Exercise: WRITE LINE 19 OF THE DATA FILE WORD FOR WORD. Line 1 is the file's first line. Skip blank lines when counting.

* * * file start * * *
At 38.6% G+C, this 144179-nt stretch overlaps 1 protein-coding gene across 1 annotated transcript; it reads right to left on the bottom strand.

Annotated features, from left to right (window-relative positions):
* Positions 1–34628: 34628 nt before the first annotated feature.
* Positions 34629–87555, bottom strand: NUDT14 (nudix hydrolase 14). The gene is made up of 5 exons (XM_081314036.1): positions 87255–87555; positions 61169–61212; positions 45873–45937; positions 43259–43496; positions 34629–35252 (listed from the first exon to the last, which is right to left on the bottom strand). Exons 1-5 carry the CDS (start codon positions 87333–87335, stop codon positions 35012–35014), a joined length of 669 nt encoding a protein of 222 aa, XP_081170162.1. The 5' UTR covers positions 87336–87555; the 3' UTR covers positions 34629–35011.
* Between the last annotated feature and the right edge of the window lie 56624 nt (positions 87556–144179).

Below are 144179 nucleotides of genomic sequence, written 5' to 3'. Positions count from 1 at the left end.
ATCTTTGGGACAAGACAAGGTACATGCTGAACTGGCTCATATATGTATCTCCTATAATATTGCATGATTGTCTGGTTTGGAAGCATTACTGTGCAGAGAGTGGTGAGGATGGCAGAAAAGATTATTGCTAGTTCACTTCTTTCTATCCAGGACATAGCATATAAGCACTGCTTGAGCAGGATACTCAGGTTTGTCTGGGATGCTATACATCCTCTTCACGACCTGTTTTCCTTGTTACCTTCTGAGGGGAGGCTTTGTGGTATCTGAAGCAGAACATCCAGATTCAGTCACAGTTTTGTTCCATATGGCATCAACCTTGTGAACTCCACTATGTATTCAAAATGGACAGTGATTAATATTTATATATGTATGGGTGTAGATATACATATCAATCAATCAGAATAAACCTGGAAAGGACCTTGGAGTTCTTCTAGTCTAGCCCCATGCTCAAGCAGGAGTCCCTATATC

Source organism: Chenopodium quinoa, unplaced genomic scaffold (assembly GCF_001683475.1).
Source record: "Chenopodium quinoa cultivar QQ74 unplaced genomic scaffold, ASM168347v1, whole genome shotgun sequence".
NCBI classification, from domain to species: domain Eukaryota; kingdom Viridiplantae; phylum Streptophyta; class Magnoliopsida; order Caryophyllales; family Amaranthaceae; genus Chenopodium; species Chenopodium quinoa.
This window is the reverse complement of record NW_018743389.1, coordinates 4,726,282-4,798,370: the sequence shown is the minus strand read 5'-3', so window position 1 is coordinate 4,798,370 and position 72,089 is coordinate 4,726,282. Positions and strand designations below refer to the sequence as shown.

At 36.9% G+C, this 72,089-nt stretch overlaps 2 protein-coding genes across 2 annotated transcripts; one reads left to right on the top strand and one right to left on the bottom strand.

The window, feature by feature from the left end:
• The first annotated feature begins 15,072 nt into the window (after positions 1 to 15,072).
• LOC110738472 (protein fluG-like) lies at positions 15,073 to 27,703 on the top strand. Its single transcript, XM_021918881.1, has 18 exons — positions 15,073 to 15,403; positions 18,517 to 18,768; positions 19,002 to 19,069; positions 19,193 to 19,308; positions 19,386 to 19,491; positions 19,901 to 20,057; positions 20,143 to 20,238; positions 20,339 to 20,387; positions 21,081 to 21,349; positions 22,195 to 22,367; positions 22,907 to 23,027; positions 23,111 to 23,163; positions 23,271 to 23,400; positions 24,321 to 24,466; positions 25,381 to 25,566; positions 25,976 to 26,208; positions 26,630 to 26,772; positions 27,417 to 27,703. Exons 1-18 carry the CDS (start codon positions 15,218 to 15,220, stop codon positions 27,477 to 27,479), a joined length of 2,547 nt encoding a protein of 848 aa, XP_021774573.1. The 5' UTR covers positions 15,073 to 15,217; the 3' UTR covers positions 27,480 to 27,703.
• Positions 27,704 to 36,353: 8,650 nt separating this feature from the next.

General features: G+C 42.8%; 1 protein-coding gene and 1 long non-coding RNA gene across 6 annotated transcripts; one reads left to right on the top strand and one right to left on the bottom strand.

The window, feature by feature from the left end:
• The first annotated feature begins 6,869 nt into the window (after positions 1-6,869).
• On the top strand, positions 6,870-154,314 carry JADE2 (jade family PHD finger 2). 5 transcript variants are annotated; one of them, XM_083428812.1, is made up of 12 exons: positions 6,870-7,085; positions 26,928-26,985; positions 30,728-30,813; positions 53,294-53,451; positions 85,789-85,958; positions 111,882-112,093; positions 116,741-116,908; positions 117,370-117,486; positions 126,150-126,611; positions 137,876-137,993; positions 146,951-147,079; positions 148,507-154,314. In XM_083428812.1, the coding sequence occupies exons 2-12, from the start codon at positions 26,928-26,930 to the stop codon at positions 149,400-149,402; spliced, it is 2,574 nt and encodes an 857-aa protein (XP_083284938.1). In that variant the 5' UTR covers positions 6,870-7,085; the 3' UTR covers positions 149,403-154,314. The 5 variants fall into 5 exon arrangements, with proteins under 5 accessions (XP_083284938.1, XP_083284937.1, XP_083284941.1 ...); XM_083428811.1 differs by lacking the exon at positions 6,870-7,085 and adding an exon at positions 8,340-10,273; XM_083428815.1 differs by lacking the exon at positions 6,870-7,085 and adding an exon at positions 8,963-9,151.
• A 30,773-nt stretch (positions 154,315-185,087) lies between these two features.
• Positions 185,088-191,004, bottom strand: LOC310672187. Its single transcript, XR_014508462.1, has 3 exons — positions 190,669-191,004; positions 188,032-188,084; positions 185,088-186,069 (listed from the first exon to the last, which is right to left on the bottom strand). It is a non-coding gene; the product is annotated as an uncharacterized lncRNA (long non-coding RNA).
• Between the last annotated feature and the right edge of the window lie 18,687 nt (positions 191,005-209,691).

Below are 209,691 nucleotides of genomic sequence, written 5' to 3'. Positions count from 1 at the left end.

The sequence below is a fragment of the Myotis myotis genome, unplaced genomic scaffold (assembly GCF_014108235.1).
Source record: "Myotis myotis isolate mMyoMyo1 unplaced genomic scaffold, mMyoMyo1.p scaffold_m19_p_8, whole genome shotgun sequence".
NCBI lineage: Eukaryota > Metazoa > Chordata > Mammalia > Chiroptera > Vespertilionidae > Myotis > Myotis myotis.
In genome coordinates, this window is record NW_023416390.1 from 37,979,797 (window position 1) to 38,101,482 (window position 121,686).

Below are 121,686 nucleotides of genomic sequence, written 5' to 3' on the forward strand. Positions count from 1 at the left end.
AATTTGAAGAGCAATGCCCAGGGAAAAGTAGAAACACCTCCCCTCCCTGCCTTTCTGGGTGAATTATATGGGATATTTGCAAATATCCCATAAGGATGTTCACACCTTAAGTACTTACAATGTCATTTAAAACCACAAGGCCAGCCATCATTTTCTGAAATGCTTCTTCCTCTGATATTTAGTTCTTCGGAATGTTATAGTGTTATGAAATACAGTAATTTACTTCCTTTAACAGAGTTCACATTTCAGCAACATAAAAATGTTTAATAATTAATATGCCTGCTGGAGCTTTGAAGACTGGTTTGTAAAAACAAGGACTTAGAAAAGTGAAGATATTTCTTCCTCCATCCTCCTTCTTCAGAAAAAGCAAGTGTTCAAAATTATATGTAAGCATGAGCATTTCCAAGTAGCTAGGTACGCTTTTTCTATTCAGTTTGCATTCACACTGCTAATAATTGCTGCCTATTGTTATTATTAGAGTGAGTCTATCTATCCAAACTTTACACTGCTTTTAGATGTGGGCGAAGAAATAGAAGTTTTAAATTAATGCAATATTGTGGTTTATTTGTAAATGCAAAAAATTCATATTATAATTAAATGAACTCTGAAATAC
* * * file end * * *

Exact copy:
• The first annotated feature begins 6,869 nt into the window (after positions 1-6,869).